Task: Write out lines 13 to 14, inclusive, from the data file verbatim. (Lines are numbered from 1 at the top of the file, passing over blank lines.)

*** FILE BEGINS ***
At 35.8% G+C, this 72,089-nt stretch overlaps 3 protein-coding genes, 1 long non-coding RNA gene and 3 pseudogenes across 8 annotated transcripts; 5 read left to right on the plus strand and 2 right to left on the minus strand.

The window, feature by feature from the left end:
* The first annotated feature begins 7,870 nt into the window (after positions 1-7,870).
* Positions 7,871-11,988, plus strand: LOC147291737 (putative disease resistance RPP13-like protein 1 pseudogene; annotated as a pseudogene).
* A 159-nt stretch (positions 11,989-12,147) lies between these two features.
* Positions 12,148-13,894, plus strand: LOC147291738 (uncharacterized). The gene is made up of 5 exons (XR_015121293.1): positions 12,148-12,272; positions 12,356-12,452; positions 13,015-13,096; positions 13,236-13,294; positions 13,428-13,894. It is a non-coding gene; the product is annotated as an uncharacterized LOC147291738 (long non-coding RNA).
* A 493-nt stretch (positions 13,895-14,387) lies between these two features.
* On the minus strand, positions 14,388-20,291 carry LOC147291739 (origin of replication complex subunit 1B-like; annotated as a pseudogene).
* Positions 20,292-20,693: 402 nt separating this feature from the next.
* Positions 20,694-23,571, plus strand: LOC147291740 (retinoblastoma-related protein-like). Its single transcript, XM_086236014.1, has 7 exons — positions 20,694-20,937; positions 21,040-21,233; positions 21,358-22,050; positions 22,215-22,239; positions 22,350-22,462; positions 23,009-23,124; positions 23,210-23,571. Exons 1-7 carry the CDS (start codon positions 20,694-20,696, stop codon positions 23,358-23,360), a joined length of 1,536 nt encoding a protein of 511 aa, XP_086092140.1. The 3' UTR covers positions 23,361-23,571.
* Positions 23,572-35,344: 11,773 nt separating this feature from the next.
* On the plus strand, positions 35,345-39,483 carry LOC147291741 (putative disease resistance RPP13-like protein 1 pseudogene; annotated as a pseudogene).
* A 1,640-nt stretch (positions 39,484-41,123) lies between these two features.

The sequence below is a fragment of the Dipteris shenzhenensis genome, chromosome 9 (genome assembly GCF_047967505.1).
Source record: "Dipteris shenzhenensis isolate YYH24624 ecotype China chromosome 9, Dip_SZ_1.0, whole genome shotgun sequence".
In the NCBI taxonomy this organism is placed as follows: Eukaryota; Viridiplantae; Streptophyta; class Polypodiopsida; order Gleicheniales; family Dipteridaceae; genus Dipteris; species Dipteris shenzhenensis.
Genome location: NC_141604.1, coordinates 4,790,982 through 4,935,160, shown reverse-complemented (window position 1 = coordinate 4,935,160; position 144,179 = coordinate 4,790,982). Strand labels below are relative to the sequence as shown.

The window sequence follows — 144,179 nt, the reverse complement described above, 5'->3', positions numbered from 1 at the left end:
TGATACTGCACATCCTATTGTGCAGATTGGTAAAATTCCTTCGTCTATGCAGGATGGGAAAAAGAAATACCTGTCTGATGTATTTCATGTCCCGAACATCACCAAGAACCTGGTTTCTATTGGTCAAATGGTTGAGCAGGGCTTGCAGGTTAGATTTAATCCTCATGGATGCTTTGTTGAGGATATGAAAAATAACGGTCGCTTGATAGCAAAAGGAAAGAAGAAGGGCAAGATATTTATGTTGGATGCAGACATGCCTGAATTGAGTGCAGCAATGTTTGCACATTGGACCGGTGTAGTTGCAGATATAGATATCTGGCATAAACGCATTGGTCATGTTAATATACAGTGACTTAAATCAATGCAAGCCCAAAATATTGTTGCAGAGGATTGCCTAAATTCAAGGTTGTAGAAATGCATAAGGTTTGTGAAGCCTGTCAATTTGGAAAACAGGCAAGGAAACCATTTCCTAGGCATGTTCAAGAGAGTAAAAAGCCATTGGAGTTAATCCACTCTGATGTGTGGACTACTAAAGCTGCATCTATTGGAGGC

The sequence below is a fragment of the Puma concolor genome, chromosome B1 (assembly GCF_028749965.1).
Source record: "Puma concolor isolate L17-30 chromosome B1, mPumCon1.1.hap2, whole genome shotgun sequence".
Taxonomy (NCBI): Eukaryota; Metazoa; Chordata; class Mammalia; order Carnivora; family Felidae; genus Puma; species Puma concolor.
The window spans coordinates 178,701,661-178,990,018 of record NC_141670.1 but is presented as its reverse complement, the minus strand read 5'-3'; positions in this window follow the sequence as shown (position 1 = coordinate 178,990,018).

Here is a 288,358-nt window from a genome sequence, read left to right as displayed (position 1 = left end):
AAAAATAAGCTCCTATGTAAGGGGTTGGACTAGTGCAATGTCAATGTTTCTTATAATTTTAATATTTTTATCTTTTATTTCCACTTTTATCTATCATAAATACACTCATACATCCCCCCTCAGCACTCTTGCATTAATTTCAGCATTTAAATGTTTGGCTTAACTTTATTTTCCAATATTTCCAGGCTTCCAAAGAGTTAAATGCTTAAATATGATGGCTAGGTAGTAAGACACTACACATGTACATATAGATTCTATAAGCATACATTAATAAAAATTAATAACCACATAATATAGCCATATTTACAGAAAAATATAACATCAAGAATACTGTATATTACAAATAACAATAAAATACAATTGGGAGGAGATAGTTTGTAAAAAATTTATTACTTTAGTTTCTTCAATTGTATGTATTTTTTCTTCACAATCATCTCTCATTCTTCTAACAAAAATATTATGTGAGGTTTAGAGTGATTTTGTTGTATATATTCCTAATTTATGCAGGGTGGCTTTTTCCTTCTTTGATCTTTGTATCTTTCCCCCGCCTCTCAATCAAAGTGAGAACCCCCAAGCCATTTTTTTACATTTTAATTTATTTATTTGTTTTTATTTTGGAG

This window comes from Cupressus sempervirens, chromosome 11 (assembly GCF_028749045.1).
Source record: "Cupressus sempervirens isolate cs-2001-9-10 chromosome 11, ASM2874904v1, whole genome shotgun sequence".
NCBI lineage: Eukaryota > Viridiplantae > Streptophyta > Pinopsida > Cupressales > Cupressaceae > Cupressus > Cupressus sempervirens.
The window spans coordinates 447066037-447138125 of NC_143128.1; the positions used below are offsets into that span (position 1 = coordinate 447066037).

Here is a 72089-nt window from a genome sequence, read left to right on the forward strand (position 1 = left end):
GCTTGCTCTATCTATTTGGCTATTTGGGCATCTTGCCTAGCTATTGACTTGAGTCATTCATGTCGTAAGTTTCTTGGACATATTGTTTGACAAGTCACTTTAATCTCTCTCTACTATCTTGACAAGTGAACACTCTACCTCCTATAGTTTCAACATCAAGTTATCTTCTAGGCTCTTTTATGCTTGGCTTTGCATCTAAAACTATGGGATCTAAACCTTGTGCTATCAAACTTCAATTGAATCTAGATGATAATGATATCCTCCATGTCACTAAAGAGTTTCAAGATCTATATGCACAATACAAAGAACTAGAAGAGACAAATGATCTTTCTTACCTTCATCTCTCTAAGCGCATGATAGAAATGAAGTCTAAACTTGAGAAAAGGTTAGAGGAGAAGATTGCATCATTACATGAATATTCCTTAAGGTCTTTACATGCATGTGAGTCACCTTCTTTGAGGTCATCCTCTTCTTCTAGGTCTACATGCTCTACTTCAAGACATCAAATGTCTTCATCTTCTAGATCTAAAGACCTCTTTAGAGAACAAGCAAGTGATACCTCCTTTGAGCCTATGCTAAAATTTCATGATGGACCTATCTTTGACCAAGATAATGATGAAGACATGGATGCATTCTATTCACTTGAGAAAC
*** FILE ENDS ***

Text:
* A 1,640-nt stretch (positions 39,484-41,123) lies between these two features.

The sequence below is a fragment of the Dipteris shenzhenensis genome, chromosome 9 (genome assembly GCF_047967505.1).